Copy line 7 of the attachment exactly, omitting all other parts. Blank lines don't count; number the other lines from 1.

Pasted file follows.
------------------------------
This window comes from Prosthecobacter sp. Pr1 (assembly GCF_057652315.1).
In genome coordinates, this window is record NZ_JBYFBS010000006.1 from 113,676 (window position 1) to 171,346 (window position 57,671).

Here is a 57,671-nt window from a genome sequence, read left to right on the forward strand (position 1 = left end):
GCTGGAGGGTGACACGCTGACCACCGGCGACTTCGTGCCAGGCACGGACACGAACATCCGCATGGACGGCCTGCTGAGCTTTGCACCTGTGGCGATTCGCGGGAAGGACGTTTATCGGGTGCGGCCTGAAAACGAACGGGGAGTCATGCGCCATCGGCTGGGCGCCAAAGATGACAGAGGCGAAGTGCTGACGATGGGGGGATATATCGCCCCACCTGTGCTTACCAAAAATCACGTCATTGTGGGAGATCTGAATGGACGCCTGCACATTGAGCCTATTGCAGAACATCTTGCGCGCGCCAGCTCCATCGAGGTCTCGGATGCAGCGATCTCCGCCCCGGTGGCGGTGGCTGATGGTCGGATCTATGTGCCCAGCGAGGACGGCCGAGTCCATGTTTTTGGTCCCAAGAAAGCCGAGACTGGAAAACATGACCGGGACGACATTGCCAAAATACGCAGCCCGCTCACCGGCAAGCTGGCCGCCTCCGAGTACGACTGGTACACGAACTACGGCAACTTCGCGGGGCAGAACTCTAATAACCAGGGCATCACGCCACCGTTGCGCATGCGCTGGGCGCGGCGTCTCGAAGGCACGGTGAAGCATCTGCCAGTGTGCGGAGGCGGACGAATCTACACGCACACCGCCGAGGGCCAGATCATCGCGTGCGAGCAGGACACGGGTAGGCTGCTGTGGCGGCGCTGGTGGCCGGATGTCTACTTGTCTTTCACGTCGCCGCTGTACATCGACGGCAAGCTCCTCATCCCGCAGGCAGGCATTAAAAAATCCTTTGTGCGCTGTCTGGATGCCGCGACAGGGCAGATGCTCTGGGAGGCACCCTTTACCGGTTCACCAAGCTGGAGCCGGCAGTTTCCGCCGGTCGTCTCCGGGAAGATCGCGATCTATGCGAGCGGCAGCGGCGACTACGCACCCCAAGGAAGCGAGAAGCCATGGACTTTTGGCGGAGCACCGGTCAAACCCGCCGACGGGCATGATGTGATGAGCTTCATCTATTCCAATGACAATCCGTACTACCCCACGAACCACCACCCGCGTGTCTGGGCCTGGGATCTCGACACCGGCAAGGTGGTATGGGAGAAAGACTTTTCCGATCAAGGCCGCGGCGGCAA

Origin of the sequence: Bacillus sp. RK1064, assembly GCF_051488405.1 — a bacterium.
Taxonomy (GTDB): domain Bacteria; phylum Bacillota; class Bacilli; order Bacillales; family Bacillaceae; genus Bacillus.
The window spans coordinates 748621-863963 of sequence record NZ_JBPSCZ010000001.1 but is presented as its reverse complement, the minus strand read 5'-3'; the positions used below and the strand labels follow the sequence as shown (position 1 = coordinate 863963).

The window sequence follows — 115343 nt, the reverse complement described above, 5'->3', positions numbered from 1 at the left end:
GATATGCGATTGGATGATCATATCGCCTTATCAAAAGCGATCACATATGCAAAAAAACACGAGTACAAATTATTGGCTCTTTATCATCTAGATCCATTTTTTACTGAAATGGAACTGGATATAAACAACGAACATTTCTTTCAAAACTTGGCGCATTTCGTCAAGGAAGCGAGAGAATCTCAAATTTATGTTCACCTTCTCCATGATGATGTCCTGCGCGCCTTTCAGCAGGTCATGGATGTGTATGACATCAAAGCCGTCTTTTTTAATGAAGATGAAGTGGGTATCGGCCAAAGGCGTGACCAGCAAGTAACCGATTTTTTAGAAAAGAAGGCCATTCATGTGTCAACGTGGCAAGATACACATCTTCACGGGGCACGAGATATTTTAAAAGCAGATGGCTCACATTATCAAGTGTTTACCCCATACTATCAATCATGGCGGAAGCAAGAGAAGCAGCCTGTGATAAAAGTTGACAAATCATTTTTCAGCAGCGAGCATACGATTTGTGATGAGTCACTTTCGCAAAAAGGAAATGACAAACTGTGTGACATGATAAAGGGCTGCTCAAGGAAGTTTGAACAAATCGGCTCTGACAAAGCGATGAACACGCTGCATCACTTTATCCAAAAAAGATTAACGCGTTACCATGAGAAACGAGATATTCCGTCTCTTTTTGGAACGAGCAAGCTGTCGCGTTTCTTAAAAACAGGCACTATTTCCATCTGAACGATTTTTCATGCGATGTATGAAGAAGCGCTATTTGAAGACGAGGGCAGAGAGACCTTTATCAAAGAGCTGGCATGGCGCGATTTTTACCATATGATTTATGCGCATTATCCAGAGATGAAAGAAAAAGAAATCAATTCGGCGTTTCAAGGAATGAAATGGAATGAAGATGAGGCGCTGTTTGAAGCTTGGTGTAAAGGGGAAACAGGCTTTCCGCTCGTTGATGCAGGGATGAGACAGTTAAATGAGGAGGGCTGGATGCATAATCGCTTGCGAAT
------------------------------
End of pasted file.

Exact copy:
The window spans coordinates 748621-863963 of sequence record NZ_JBPSCZ010000001.1 but is presented as its reverse complement, the minus strand read 5'-3'; the positions used below and the strand labels follow the sequence as shown (position 1 = coordinate 863963).